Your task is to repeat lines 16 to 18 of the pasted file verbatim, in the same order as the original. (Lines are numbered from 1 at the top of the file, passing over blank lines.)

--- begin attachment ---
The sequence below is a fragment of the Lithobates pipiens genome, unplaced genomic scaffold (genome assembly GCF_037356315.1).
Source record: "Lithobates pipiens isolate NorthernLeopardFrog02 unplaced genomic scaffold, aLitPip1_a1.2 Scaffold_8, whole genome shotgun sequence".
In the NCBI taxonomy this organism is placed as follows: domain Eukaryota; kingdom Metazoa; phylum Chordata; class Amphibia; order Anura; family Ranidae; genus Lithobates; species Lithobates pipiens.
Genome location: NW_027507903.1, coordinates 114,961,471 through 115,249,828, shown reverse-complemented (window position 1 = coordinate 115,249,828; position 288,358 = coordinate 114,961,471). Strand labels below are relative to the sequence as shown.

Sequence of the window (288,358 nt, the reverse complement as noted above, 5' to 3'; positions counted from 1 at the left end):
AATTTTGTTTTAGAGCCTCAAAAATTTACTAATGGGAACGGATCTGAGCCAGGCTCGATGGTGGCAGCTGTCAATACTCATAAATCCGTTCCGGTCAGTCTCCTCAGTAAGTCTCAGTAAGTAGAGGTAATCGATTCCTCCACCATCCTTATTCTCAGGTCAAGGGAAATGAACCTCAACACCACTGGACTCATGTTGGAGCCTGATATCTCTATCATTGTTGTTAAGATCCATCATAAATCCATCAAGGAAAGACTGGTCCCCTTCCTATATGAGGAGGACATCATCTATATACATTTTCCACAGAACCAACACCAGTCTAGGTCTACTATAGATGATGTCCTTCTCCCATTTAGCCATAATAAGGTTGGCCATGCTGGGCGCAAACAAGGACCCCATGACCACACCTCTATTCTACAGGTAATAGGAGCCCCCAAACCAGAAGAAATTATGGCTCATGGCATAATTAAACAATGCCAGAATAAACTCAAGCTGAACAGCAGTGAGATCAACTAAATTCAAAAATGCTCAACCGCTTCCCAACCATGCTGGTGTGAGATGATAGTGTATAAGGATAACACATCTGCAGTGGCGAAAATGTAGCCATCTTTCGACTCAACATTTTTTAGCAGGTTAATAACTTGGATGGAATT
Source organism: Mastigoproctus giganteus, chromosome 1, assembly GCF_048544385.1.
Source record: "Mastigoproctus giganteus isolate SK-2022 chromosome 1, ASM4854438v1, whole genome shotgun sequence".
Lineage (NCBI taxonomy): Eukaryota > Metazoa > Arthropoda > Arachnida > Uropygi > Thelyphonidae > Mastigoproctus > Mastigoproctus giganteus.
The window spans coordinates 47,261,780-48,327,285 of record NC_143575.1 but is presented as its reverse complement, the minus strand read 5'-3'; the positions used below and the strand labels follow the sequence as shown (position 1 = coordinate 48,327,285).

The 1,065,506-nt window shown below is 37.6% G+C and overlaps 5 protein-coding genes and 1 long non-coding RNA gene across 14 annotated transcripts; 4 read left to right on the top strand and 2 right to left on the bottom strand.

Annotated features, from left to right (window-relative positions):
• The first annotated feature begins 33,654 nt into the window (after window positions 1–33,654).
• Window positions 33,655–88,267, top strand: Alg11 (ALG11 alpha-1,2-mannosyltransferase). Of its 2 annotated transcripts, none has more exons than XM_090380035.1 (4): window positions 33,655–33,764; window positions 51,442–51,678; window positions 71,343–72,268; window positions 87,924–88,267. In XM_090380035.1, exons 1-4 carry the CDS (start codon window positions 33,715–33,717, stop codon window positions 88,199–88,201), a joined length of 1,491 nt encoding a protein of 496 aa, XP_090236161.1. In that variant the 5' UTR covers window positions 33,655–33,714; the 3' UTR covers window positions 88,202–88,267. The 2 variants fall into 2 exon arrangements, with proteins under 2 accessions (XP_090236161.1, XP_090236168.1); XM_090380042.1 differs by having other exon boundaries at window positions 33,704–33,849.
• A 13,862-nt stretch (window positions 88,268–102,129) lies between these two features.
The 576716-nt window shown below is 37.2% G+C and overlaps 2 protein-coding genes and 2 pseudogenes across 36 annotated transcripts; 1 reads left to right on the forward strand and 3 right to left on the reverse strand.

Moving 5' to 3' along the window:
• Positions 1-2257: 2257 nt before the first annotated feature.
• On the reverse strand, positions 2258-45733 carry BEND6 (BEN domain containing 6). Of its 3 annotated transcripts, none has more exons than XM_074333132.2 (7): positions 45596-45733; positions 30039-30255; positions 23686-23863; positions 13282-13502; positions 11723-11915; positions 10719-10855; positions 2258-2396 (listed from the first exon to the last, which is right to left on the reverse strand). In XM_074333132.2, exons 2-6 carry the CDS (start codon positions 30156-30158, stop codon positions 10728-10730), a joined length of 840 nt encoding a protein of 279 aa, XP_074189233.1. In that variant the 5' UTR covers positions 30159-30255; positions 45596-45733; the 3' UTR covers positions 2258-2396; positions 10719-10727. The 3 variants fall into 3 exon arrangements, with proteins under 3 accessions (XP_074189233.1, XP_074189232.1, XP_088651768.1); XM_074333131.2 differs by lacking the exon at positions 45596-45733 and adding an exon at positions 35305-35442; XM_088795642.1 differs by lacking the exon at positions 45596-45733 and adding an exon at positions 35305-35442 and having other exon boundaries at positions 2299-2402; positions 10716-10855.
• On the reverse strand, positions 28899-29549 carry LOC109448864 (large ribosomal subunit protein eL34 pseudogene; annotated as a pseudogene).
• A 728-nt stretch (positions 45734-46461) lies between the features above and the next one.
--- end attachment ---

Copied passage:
The 576716-nt window shown below is 37.2% G+C and overlaps 2 protein-coding genes and 2 pseudogenes across 36 annotated transcripts; 1 reads left to right on the forward strand and 3 right to left on the reverse strand.

Moving 5' to 3' along the window:
• Positions 1-2257: 2257 nt before the first annotated feature.